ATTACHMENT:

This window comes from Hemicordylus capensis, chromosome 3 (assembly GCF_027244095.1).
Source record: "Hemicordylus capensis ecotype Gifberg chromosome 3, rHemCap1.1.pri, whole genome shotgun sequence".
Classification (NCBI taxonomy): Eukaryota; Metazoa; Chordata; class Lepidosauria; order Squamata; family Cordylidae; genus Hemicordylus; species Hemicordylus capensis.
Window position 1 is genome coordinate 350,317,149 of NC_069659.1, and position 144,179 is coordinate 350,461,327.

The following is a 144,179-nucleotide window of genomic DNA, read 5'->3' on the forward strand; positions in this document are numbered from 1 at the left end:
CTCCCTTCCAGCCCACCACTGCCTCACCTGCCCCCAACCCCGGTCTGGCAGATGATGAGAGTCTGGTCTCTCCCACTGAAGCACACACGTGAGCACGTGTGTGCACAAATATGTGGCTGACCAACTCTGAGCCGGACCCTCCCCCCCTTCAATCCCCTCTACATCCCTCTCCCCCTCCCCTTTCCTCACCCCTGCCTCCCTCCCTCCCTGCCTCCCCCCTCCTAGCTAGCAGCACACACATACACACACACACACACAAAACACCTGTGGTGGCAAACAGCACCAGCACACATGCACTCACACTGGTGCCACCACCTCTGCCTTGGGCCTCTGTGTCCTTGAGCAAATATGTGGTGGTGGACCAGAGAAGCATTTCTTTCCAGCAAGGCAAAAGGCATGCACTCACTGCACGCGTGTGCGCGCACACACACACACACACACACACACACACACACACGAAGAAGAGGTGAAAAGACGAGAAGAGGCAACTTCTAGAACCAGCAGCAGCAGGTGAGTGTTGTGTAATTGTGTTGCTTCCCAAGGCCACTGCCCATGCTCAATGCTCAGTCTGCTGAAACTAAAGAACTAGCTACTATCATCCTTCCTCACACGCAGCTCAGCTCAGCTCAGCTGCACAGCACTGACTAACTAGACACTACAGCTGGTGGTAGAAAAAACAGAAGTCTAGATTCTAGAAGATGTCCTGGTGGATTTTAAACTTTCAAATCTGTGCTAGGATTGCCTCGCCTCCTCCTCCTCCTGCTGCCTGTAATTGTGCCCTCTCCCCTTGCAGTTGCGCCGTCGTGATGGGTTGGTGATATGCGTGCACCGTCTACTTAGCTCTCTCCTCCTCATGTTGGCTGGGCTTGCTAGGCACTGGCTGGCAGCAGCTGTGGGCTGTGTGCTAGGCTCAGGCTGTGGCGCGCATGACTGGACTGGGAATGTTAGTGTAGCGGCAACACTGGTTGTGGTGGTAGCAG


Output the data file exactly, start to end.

This window comes from Hemicordylus capensis, chromosome 3 (assembly GCF_027244095.1).
Source record: "Hemicordylus capensis ecotype Gifberg chromosome 3, rHemCap1.1.pri, whole genome shotgun sequence".
Classification (NCBI taxonomy): Eukaryota; Metazoa; Chordata; class Lepidosauria; order Squamata; family Cordylidae; genus Hemicordylus; species Hemicordylus capensis.
Window position 1 is genome coordinate 350,317,149 of NC_069659.1, and position 144,179 is coordinate 350,461,327.

The following is a 144,179-nucleotide window of genomic DNA, read 5'->3' on the forward strand; positions in this document are numbered from 1 at the left end:
CTCCCTTCCAGCCCACCACTGCCTCACCTGCCCCCAACCCCGGTCTGGCAGATGATGAGAGTCTGGTCTCTCCCACTGAAGCACACACGTGAGCACGTGTGTGCACAAATATGTGGCTGACCAACTCTGAGCCGGACCCTCCCCCCCTTCAATCCCCTCTACATCCCTCTCCCCCTCCCCTTTCCTCACCCCTGCCTCCCTCCCTCCCTGCCTCCCCCCTCCTAGCTAGCAGCACACACATACACACACACACACACAAAACACCTGTGGTGGCAAACAGCACCAGCACACATGCACTCACACTGGTGCCACCACCTCTGCCTTGGGCCTCTGTGTCCTTGAGCAAATATGTGGTGGTGGACCAGAGAAGCATTTCTTTCCAGCAAGGCAAAAGGCATGCACTCACTGCACGCGTGTGCGCGCACACACACACACACACACACACACACACACACACGAAGAAGAGGTGAAAAGACGAGAAGAGGCAACTTCTAGAACCAGCAGCAGCAGGTGAGTGTTGTGTAATTGTGTTGCTTCCCAAGGCCACTGCCCATGCTCAATGCTCAGTCTGCTGAAACTAAAGAACTAGCTACTATCATCCTTCCTCACACGCAGCTCAGCTCAGCTCAGCTGCACAGCACTGACTAACTAGACACTACAGCTGGTGGTAGAAAAAACAGAAGTCTAGATTCTAGAAGATGTCCTGGTGGATTTTAAACTTTCAAATCTGTGCTAGGATTGCCTCGCCTCCTCCTCCTCCTGCTGCCTGTAATTGTGCCCTCTCCCCTTGCAGTTGCGCCGTCGTGATGGGTTGGTGATATGCGTGCACCGTCTACTTAGCTCTCTCCTCCTCATGTTGGCTGGGCTTGCTAGGCACTGGCTGGCAGCAGCTGTGGGCTGTGTGCTAGGCTCAGGCTGTGGCGCGCATGACTGGACTGGGAATGTTAGTGTAGCGGCAACACTGGTTGTGGTGGTAGCAG